Changes to the environment, combined with the Italians' passion for hunting (la caccia), have led to many native animals and birds becoming extinct, rare or endangered. Hunters constitute a powerful lobby group in Italy and continue to win regular referendums on whether hunting should be banned.

In the 20th century 13 species became extinct in Italy, including the Alpine lynx, the white-tailed eagle (aquila di mare) and the crane. Under laws progressively introduced over the years, many animals and birds are now protected but the World Wide Fund for Nature (WWF) says 60% of Italy's vertebrates are at risk.

Among those slowly making a comeback after being reintroduced in the wild are the brown bear, which scurvies only in the Brenta area of Trentino, the Marscian bear, which has been reintroduced in Abruzzo, and the lynx, which is extremely rare and found mainly in the area around Tarvisio in Friuli-Venezia Giulia. Efforts are also underway to reintroduce the lynx in Abruzzo. Wolves are slightly more common, although you will still be hard pressed to spot one in the wild. They can be seen in a large enclosure at Civitella Alfedena in the Parco Nazionale d'Abruzzo. There are only about 100 otters left in Italy and most live protected in the Parco Nazionale del Cilento in Campania. Another extremely rare animal is the monk seal: only about 10 are thought to survive in sea caves on the eastern coast of Sardinia. The magnificent golden eagle was almost wiped out by hunters and now numbers about 300 pairs throughout the country. A colony of griffon vultures survives on the western coast of Sardinia, near Bosa. The bearded vulture, known in Italy as the gipeto,  has bee reintroduced in the Alps in the past decade.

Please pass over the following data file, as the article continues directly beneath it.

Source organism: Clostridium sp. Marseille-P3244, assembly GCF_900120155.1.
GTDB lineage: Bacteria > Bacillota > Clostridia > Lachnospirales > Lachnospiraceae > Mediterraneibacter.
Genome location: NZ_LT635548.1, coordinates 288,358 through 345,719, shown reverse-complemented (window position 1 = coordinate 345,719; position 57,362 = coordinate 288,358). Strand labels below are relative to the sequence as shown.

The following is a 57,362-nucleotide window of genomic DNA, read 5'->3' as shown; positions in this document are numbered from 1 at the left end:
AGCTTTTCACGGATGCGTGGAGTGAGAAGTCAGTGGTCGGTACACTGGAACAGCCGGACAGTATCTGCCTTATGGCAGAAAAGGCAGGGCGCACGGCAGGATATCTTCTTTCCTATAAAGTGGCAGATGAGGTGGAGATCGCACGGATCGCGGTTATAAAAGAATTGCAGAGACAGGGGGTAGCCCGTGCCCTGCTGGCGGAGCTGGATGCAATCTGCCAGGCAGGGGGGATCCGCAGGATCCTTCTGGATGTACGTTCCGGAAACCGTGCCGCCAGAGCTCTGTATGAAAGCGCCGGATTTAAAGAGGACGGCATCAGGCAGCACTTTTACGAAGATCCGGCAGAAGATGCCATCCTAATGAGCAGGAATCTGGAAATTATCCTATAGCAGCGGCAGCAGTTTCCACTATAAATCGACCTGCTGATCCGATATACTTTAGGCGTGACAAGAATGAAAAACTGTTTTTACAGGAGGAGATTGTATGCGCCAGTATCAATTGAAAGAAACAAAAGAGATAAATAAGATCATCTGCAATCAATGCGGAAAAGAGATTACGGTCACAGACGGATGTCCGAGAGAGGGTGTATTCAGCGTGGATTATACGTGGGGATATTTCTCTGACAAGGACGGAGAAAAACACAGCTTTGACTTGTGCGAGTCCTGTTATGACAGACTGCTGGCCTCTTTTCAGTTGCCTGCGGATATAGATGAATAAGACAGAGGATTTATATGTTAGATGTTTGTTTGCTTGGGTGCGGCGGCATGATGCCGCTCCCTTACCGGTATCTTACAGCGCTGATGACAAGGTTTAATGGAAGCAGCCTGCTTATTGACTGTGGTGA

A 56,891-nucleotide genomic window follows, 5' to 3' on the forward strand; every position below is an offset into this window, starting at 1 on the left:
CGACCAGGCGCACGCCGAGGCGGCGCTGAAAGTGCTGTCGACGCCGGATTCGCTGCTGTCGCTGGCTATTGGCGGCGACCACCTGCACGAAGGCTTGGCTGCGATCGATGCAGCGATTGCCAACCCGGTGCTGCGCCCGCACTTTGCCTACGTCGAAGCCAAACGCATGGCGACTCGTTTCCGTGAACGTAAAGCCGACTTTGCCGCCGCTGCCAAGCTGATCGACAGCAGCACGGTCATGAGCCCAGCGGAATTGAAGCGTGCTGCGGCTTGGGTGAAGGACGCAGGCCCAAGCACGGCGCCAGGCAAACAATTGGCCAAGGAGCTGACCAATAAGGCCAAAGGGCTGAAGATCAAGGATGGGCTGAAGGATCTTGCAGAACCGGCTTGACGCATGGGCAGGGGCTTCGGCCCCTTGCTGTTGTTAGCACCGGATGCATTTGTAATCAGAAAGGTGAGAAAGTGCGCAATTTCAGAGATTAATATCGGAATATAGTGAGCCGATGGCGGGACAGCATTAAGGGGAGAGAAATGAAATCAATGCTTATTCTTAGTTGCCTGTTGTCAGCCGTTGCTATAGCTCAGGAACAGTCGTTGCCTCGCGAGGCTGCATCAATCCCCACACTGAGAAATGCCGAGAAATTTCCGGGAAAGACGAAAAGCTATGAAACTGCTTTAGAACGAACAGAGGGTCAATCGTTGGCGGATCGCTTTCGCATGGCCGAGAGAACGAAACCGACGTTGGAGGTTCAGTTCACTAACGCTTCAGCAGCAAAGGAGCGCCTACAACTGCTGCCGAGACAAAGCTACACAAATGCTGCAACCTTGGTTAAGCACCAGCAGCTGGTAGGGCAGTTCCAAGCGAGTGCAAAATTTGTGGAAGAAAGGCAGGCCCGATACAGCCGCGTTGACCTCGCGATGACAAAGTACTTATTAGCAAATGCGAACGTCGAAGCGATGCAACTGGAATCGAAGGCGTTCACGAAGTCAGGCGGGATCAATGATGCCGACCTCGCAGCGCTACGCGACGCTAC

The seas around southern Italy and Sicily have been used since ancient times as breeding grounds for blue-fin tuna and swordfish. The Egadi Islands, off the western coast of Sicily, are famous for the bloody netting and filling of tuna that occurs annually between May and June. While the great white shark is know to exist in the Mediterranean, particularly in the southern waters, attacks are extremely rare. Italians will generally respond with a blank stare if you enquire about the presence of sharks.


Italy has 20 national parks, with four more on the way, and well over 400 smaller nature reserves, natural parks and wetlands. The national parks cover just over 1,5 million hectares (5%) of the country. Italy's environmentalists having been campaigning for years to bring the total protected area up to 10% of the land. They have had some success. From 1922 to 1991, only five national parks were created in Italy and their management left a lot to be desired. However, a law passed in 1991 allowed for the creation of 14 new national parks. This goal has been exceeded, although some projects have been slow to come to fruition. For more information check out W www.parks.it , the official Italian national parks Web site.

The five long-standing national parks are Parco Nazionale del Gran Paradiso (Piedmonte/Valle d'Aosta); Parco Nazionle d'Abruzzo; Parco Nazionale del Circeo (Lazio); Parco Nazionale dello Stelvio (Lombardy/Trentino/Alto Adige); and Parco Nazionale della Calabria. The new national parks include Prco della Val Grande (Piedmont); Parco delle Dolomiti Bellunesi )Veneto); Parcl delle Foreste Casentinesi (Emilia-Romagna); Parco dei Monti Sibillini (Le Marche/Umbria); Parco del Gran SassoMonti della Laga (Abruzzo); Parco della Maiella (Abruzzo); Parco del Vesuvio (Campania); Perco del Cilento e Vallo di Diano (Campania); Parco del Gargano (Apulia); Parco dell'Aspromonte (Calabria); Parco del Pollino (Basilicata/Calabria); Parco dell'Arcipelago Toscano (Tuscany); Parco dell'Arcipelago di la Maddalena (Sardinia); Parco delle Cinque Terre (Liguria); Parco di Gennargentu (Sardinia); and Parco dell'Asinaru (Sardinia).